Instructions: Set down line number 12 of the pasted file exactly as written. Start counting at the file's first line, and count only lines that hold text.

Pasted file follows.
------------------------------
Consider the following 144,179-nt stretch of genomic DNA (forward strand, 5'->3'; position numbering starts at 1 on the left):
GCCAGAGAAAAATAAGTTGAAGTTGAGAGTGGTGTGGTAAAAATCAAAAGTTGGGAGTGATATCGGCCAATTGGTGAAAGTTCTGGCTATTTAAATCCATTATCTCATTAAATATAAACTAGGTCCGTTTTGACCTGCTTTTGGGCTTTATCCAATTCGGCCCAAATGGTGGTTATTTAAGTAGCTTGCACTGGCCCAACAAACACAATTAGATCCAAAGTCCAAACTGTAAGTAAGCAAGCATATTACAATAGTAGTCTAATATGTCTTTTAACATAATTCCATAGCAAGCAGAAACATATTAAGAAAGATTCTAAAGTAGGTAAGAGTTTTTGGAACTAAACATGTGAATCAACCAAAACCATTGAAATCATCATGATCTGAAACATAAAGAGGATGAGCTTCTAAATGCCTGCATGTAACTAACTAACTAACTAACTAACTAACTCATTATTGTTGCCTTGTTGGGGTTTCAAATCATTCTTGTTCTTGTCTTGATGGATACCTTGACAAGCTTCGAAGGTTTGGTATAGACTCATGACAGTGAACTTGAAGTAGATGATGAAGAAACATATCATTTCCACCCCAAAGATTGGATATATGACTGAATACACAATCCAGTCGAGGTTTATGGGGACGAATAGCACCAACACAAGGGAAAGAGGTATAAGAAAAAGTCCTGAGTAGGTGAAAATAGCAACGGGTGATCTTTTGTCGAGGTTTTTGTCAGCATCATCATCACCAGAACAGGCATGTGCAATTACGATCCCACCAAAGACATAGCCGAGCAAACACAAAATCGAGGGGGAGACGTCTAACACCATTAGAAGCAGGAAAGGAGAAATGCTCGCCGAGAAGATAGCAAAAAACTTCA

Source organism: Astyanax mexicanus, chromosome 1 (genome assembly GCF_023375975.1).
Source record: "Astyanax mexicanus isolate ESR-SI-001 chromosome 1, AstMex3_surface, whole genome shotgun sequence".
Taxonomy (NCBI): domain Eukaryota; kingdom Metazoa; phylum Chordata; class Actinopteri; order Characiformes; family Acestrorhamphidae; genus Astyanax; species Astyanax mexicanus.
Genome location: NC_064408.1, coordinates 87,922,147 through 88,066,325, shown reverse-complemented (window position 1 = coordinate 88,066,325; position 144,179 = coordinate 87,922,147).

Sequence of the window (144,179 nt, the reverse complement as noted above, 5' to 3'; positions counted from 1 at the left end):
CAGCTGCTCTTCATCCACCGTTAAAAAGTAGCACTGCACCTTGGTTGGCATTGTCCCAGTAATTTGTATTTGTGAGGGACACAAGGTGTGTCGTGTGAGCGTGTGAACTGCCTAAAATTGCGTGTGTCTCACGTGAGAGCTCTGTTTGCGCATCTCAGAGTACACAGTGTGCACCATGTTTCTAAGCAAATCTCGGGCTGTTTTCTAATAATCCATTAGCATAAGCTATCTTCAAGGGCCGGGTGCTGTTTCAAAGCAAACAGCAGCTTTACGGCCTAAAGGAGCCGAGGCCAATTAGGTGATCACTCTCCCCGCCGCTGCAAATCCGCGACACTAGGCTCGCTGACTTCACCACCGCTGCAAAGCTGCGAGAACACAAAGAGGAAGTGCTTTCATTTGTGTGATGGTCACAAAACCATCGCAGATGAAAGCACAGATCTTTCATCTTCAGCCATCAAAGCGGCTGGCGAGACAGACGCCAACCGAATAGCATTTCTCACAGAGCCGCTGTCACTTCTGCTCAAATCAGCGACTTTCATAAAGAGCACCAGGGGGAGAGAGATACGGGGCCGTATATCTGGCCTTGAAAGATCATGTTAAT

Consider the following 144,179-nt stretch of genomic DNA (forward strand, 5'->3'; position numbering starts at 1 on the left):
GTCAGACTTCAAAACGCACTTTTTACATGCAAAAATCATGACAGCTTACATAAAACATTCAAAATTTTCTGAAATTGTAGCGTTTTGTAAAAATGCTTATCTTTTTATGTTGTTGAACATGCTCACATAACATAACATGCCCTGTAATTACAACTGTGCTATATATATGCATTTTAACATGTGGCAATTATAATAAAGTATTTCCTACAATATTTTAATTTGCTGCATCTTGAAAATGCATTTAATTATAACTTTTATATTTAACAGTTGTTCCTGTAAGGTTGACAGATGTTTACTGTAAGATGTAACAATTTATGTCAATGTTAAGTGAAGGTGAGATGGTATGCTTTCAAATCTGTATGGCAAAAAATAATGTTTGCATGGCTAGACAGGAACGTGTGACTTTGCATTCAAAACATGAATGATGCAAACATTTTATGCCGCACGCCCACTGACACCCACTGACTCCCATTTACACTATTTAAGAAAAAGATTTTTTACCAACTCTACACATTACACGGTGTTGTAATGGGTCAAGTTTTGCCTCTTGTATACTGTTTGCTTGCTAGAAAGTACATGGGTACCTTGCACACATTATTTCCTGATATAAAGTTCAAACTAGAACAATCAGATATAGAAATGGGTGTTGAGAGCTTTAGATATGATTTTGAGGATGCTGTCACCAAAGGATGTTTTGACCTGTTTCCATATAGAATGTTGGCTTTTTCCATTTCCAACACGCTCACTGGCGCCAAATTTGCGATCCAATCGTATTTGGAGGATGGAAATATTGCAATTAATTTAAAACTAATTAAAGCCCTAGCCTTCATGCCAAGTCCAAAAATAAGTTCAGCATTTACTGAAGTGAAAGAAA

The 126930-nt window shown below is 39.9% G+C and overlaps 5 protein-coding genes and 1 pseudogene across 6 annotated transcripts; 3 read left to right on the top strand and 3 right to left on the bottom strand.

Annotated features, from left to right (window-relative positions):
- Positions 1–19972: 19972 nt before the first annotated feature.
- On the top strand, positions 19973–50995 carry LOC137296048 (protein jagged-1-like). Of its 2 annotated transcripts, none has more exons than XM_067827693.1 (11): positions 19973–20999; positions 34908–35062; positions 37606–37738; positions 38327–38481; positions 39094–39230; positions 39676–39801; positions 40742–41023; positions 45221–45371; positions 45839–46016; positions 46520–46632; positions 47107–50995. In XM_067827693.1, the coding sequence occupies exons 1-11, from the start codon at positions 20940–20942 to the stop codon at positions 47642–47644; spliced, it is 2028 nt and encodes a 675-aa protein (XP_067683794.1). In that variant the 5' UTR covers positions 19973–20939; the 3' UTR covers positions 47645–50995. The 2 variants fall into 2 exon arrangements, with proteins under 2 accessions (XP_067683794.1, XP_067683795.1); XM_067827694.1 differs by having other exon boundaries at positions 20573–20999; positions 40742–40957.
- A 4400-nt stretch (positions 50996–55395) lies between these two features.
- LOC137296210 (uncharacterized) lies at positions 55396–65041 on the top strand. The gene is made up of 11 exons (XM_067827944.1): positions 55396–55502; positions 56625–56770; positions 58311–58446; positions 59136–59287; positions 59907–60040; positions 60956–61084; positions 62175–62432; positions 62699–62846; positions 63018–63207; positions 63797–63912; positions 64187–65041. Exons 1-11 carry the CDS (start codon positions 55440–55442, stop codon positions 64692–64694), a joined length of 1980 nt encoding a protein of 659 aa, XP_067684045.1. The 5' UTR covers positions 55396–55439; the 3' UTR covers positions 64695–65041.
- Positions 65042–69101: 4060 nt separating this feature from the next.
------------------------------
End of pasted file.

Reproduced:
Annotated features, from left to right (window-relative positions):